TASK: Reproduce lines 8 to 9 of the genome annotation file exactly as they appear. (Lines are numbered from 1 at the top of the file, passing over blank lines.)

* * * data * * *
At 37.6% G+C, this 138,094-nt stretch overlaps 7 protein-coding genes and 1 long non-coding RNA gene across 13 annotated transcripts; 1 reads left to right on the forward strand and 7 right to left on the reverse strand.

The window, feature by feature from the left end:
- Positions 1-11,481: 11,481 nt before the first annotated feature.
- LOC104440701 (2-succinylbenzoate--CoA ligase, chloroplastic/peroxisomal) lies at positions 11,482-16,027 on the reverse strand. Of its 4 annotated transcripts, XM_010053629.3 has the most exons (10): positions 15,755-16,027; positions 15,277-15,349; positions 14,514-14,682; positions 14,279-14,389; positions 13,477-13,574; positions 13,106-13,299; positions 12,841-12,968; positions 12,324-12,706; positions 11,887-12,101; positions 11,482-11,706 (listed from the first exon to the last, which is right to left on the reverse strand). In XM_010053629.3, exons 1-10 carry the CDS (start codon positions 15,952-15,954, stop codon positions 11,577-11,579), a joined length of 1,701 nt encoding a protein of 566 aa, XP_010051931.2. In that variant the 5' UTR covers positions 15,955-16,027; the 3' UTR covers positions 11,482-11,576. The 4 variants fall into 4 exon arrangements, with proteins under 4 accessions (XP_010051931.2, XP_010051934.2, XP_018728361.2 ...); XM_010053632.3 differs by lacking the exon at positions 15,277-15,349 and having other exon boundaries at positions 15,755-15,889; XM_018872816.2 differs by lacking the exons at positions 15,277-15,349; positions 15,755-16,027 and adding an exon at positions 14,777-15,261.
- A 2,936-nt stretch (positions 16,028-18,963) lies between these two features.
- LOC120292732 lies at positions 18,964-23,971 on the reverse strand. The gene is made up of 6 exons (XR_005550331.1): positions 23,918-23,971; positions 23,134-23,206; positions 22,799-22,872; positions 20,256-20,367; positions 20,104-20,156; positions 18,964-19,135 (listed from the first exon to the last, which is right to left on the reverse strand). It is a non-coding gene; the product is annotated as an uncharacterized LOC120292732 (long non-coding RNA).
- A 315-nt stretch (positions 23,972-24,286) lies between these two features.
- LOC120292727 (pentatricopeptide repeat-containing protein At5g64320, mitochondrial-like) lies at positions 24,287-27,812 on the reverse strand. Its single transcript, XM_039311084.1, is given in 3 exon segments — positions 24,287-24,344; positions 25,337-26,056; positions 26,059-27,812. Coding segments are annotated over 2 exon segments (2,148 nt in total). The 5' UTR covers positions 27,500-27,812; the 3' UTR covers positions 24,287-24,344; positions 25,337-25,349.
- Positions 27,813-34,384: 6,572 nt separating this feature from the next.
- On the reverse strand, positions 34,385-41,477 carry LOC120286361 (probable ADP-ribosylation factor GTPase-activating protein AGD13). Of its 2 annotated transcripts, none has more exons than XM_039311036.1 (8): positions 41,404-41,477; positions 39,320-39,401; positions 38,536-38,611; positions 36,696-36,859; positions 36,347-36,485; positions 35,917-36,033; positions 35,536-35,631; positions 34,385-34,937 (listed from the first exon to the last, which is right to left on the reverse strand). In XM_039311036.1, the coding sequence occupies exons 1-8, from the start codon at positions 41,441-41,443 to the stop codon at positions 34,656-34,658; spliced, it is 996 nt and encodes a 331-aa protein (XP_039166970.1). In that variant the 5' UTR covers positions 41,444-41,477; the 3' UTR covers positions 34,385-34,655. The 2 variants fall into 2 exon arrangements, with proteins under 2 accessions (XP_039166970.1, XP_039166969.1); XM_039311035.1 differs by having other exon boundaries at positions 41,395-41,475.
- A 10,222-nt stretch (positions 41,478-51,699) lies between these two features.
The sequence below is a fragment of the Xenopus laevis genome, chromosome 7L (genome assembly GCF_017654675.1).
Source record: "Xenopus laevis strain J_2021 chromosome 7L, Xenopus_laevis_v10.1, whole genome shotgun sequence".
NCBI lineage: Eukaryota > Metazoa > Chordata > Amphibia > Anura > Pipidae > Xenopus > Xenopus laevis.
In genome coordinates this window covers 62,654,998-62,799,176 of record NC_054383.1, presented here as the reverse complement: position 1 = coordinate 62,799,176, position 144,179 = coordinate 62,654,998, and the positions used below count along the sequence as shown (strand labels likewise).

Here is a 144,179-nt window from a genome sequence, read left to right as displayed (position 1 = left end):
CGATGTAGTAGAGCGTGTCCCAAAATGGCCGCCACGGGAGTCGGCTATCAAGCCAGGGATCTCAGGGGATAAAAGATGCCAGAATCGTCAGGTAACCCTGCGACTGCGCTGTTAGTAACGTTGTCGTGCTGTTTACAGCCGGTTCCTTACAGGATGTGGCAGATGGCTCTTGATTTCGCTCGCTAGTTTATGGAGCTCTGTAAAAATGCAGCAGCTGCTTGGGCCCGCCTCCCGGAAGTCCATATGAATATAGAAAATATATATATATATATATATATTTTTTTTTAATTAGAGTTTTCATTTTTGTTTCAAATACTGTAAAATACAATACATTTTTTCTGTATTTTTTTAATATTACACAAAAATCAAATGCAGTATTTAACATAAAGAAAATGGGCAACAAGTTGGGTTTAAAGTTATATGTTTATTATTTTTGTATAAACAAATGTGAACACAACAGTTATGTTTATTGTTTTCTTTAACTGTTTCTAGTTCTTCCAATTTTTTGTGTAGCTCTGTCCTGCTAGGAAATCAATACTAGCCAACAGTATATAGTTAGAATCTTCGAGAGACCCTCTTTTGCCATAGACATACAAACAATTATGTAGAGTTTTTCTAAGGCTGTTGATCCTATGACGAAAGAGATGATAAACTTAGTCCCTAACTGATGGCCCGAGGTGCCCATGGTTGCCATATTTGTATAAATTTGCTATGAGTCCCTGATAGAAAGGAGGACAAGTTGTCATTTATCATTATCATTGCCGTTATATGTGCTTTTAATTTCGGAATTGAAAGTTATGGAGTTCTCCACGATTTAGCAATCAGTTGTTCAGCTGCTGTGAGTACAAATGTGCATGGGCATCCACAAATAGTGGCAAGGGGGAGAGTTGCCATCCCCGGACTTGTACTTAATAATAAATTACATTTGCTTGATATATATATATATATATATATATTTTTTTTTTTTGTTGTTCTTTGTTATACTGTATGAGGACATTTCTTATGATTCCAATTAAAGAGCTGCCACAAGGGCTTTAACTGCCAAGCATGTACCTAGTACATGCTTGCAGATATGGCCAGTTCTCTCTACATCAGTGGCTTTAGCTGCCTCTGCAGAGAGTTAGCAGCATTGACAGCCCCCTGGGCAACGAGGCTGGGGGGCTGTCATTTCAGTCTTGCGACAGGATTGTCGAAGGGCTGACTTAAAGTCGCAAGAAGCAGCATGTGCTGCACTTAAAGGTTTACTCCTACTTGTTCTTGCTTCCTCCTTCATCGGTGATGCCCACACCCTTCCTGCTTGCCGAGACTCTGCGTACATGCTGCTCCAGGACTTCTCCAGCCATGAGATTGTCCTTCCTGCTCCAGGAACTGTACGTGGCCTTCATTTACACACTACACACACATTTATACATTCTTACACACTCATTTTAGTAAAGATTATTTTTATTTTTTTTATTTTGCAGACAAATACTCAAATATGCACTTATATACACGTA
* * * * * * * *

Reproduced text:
- LOC120292727 (pentatricopeptide repeat-containing protein At5g64320, mitochondrial-like) lies at positions 24,287-27,812 on the reverse strand. Its single transcript, XM_039311084.1, is given in 3 exon segments — positions 24,287-24,344; positions 25,337-26,056; positions 26,059-27,812. Coding segments are annotated over 2 exon segments (2,148 nt in total). The 5' UTR covers positions 27,500-27,812; the 3' UTR covers positions 24,287-24,344; positions 25,337-25,349.
- Positions 27,813-34,384: 6,572 nt separating this feature from the next.